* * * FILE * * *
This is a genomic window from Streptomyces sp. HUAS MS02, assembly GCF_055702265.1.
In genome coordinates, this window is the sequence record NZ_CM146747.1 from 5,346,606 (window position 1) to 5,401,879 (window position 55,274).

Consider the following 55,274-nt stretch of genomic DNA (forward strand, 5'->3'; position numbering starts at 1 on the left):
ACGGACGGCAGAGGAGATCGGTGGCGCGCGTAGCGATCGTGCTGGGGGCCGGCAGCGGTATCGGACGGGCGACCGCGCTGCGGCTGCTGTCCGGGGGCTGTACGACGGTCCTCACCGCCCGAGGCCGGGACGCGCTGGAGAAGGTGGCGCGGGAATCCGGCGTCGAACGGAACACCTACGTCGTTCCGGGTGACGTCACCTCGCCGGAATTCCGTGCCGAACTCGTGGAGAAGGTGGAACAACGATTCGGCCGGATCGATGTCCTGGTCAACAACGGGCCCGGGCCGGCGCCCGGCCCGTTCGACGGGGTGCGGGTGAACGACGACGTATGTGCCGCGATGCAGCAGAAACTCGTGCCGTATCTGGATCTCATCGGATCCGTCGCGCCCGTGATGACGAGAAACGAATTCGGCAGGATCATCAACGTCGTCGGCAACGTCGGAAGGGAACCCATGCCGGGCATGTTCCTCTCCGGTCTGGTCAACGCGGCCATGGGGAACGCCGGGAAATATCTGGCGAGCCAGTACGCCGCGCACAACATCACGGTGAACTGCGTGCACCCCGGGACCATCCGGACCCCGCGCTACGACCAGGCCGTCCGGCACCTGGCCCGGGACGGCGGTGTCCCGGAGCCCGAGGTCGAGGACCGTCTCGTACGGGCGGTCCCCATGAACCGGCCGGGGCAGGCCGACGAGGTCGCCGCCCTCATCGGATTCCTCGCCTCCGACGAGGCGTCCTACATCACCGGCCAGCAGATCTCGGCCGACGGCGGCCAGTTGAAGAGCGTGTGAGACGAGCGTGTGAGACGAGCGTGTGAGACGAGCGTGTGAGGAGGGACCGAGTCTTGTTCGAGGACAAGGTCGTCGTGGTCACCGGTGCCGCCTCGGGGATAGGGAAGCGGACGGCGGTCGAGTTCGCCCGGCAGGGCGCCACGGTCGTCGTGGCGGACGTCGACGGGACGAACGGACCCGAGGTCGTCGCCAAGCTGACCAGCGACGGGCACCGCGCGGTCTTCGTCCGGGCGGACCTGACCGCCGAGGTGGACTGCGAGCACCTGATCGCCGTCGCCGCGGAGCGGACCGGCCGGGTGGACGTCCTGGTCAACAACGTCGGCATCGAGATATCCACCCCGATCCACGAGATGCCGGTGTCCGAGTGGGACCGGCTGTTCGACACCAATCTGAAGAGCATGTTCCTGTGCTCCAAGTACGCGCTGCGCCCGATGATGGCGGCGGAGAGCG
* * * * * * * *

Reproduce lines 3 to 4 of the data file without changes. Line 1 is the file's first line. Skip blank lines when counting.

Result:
Consider the following 55,274-nt stretch of genomic DNA (forward strand, 5'->3'; position numbering starts at 1 on the left):
ACGGACGGCAGAGGAGATCGGTGGCGCGCGTAGCGATCGTGCTGGGGGCCGGCAGCGGTATCGGACGGGCGACCGCGCTGCGGCTGCTGTCCGGGGGCTGTACGACGGTCCTCACCGCCCGAGGCCGGGACGCGCTGGAGAAGGTGGCGCGGGAATCCGGCGTCGAACGGAACACCTACGTCGTTCCGGGTGACGTCACCTCGCCGGAATTCCGTGCCGAACTCGTGGAGAAGGTGGAACAACGATTCGGCCGGATCGATGTCCTGGTCAACAACGGGCCCGGGCCGGCGCCCGGCCCGTTCGACGGGGTGCGGGTGAACGACGACGTATGTGCCGCGATGCAGCAGAAACTCGTGCCGTATCTGGATCTCATCGGATCCGTCGCGCCCGTGATGACGAGAAACGAATTCGGCAGGATCATCAACGTCGTCGGCAACGTCGGAAGGGAACCCATGCCGGGCATGTTCCTCTCCGGTCTGGTCAACGCGGCCATGGGGAACGCCGGGAAATATCTGGCGAGCCAGTACGCCGCGCACAACATCACGGTGAACTGCGTGCACCCCGGGACCATCCGGACCCCGCGCTACGACCAGGCCGTCCGGCACCTGGCCCGGGACGGCGGTGTCCCGGAGCCCGAGGTCGAGGACCGTCTCGTACGGGCGGTCCCCATGAACCGGCCGGGGCAGGCCGACGAGGTCGCCGCCCTCATCGGATTCCTCGCCTCCGACGAGGCGTCCTACATCACCGGCCAGCAGATCTCGGCCGACGGCGGCCAGTTGAAGAGCGTGTGAGACGAGCGTGTGAGACGAGCGTGTGAGACGAGCGTGTGAGGAGGGACCGAGTCTTGTTCGAGGACAAGGTCGTCGTGGTCACCGGTGCCGCCTCGGGGATAGGGAAGCGGACGGCGGTCGAGTTCGCCCGGCAGGGCGCCACGGTCGTCGTGGCGGACGTCGACGGGACGAACGGACCCGAGGTCGTCGCCAAGCTGACCAGCGACGGGCACCGCGCGGTCTTCGTCCGGGCGGACCTGACCGCCGAGGTGGACTGCGAGCACCTGATCGCCGTCGCCGCGGAGCGGACCGGCCGGGTGGACGTCCTGGTCAACAACGTCGGCATCGAGATATCCACCCCGATCCACGAGATGCCGGTGTCCGAGTGGGACCGGCTGTTCGACACCAATCTGAAGAGCATGTTCCTGTGCTCCAAGTACGCGCTGCGCCCGATGATGGCGGCGGAGAGCG